Star fruit (Carambola)

I wasn’t really familiar with star fruit until my son pointed it out at the supermarket and asked if he could try it. I knew enough about it to know that it tastes similar to apple, so why not give it a try? And yes, the fruit does taste like apple with a slight sour undertone. Star fruits are a wonderful refresher because they have an average moisture content of 90 percent. The fruit has nutrients such as vitamin C, beta-carotene, thiamin, riboflavin, niacin, calcium, iron, phosphorus, potassium, proteins, and dietary fibers. The leaves and pulp are also a good source of antioxidants flavonoids like quercetin and apigenin that have anti-inflammatory and anticarcinogenic properties. Some research indicates that star fruit may be effective in reducing blood glucose levels and reducing serum triglyceride and total cholesterol levels that may lead to cardiovascular disease. What’s more, the fruit has shown selective activity against brain tumor and liver carcinoma cells. Please note that there have been some reports of toxicity after star fruit consumption for some patients with kidney disease. I like to mix star fruit in my beverages, salads, or just have it plain for a midday snack. No fuss, no muss.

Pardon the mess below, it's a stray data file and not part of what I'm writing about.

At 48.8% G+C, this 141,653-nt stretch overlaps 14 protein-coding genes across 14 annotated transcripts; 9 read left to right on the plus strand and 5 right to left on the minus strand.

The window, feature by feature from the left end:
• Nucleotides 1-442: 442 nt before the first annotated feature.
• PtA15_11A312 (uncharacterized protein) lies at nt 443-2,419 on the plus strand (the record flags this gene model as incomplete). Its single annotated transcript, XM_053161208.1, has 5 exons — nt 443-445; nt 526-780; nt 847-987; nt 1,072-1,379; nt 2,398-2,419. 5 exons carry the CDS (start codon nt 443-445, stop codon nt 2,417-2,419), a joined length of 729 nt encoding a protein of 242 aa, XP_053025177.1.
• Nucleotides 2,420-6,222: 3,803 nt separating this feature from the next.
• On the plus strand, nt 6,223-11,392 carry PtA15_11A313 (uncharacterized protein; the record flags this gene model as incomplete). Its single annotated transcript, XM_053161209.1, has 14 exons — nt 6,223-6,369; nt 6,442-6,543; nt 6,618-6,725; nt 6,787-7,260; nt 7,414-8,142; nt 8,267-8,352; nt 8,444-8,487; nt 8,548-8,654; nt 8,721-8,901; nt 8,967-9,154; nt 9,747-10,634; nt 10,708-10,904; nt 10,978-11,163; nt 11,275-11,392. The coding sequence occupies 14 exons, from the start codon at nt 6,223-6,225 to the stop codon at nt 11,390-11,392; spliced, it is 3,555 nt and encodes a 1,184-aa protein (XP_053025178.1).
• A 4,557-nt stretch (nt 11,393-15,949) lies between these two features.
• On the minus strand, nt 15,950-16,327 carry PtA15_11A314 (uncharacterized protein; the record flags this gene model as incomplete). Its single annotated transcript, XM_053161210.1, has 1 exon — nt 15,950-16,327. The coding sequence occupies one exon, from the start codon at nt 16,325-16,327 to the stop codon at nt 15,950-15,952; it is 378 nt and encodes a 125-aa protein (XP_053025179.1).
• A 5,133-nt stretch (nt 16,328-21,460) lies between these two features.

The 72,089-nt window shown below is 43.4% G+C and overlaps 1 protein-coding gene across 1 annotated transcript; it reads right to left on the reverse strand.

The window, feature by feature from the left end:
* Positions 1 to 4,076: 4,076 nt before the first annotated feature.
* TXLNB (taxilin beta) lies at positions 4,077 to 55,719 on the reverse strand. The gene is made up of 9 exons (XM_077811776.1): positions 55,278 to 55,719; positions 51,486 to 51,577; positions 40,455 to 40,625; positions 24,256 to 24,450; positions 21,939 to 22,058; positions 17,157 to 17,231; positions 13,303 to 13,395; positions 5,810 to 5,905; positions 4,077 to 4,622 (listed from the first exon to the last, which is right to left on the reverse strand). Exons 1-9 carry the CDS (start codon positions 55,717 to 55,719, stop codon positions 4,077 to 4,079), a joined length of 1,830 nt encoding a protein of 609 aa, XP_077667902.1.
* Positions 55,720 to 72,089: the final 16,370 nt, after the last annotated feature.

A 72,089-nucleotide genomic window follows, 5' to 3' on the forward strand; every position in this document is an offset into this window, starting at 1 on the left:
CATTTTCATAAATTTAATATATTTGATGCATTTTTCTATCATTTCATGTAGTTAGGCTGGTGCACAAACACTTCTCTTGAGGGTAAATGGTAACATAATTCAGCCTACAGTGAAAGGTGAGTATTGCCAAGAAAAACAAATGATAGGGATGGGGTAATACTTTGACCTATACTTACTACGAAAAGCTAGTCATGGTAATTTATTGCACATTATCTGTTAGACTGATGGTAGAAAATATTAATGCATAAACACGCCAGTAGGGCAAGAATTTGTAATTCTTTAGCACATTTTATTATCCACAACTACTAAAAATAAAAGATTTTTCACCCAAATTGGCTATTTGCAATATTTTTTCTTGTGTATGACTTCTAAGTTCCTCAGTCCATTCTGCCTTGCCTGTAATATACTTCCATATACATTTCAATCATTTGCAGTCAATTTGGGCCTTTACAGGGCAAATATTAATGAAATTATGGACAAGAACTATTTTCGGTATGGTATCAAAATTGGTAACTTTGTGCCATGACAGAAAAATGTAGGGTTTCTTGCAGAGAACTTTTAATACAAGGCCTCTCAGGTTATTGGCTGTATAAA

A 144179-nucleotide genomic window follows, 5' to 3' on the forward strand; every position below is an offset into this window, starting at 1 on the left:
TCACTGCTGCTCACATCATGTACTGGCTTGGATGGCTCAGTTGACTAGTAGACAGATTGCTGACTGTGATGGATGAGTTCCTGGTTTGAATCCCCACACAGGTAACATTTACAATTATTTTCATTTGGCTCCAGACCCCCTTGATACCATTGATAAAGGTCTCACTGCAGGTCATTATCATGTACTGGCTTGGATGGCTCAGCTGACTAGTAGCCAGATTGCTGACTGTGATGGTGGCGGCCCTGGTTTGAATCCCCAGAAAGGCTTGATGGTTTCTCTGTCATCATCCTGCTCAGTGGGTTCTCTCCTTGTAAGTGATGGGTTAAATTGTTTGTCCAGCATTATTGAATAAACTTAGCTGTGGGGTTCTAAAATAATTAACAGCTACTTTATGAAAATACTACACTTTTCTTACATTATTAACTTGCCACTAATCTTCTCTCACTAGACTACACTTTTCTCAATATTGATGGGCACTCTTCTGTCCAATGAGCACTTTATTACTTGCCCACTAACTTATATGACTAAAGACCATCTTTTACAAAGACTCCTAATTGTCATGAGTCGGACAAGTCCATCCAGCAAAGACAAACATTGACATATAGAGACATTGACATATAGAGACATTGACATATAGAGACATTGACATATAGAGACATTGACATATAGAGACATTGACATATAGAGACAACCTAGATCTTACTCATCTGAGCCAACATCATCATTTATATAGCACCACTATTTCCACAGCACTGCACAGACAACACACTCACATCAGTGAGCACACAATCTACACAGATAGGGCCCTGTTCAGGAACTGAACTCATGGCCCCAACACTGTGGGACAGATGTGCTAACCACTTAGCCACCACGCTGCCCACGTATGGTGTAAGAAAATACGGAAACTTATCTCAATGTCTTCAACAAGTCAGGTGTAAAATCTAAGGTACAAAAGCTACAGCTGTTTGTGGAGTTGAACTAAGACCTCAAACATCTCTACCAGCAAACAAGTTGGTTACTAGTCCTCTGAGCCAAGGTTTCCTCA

These are a few of the foods that I like to cool off with. What works for you?

Five Fortifiers for Supporting Your Immune System